Leadership in Flux

Legislative Council has assembled around the big wooden table in the Senate Republican Caucus room in the top of the statehouse. The showing is sparse. Missing are the members leaving us whose terms end a month from now. In December we will be sworn in again and joined by six new senators and twelve newly elected house members. That is not unprecedented change. Compared to other states, Idaho simply stayed its red self. Interestingly we stand now at the same numbers we had six years ago when I was first elected to the house.

Legislative Council is an ongoing committee made up of Democratic and Republican leadership plus members elected by their caucus to serve in overseeing policy, procedure and the general workings of both houses. We discuss everything from whether the dining room will welcome the public, to whether committee secretaries will be detailed or vague in writing up the minutes of legislative committee meetings.

This is my fourth year on Legislative Council. I've looked around in the past and realized that the committee has been used at times as a consolation prize for members not elected to leadership positions in their respective caucuses.

And it's that time again. Leadership elections. Speaker in the House, Pro-Tem in the Senate, in both houses a Majority Leader, Assistant Majority Leader, Caucus Chair, Minority Leader, Assistant Minority Leader & Minority Caucus Chair.

Already the Pro Tem is telling people to save Friday morning after our one day December organizational session and swearing in just in case leadership races get drawn out. This year with the surge of far right or tea party Republicans one can expect some leadership challenges within the two Republican Caucuses. Never mind that, in the House, Majority Leader Mike Moyle is rumored to be taking on Speaker Denny.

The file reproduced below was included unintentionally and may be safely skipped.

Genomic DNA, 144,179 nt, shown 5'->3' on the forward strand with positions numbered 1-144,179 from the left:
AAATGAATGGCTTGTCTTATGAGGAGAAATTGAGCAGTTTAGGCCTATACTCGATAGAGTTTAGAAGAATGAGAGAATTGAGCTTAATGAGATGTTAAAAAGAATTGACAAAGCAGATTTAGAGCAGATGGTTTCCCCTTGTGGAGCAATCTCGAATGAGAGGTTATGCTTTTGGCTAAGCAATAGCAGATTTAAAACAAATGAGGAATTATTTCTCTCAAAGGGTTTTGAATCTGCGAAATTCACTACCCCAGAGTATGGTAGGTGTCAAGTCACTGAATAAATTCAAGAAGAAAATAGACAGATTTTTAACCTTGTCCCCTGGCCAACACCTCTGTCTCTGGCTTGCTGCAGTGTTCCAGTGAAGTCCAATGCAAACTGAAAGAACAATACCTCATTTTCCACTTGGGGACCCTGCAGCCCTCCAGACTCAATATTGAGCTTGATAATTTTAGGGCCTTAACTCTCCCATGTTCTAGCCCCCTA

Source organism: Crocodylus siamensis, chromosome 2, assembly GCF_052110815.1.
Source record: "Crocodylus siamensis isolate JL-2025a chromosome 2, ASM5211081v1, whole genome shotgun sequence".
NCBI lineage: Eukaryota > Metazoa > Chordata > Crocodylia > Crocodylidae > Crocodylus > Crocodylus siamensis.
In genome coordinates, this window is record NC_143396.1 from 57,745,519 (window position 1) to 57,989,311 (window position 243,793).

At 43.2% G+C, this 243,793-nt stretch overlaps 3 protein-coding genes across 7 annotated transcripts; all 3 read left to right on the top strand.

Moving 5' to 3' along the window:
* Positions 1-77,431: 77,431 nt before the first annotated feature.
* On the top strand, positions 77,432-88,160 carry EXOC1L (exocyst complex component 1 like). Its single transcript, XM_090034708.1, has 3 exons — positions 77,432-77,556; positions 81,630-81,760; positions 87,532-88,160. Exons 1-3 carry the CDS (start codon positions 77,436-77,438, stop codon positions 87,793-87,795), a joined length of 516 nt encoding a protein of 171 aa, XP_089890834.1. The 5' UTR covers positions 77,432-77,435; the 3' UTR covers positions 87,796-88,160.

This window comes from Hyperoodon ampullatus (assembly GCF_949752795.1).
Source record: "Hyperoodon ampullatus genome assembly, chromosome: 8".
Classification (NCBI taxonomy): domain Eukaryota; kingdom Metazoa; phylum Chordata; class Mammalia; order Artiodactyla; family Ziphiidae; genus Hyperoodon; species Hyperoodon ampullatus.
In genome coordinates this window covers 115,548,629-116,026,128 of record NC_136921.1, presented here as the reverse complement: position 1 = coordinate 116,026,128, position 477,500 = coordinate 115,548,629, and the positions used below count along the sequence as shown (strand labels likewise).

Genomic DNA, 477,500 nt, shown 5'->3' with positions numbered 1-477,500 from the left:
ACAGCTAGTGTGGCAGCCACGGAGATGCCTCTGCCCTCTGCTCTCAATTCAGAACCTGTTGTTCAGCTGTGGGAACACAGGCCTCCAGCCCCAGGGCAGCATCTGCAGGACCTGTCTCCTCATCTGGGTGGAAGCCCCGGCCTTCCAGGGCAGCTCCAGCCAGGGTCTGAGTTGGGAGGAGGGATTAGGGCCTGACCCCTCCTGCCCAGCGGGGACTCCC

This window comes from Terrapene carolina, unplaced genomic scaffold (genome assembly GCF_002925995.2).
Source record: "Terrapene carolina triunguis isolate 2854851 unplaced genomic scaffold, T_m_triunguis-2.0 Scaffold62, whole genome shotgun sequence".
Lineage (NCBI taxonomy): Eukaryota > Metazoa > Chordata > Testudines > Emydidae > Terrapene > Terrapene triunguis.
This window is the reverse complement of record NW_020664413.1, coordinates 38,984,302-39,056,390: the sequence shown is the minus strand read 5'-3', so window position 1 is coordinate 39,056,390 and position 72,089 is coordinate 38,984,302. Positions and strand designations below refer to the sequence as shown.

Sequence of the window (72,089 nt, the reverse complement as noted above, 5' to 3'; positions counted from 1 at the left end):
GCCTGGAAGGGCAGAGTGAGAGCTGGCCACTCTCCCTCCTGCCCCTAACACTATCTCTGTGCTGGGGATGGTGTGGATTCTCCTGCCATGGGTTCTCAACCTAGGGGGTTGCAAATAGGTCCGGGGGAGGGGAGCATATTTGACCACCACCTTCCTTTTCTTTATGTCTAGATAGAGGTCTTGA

Last time we had a serious Speaker's race, after Bruce Newcomb retired as Speaker of the House, committee chairships changed, new people were given JFAC seats and the tone and feel of the legislature turned from a moderate and congenial place to an often far more difficult and contentious one.

I am holding my breath about the Senate. Some say that with the final numbers there will be enough relative moderates to keep the Senate from radical change.

This year, for Democrats, members of leadership retired in both the House and Senate. New leaders will be elected from among those not serving on the Joint Finance and Appropriations Committee. In the Senate in our tiny seven member Democratic caucus with two JFAC members and three leadership positions, our choices are a bit less wide ranging than in the House. We have some pretty wide ranging personalities though.

Sunday, across the state, we legislators will pack our bags for the Northern Idaho Legislative Tour which always follows on the heels of the election. We will travel and mingle for three days getting to know new members and discussing legislative ideas. Both parties will hold caucuses to begin to brooch the topic of leadership races. We will know then who will run and begin to contemplate the temperaments, the strengths, weaknesses and personalities that will shape our lives and policy in the next two sessions and possibly in many more to come.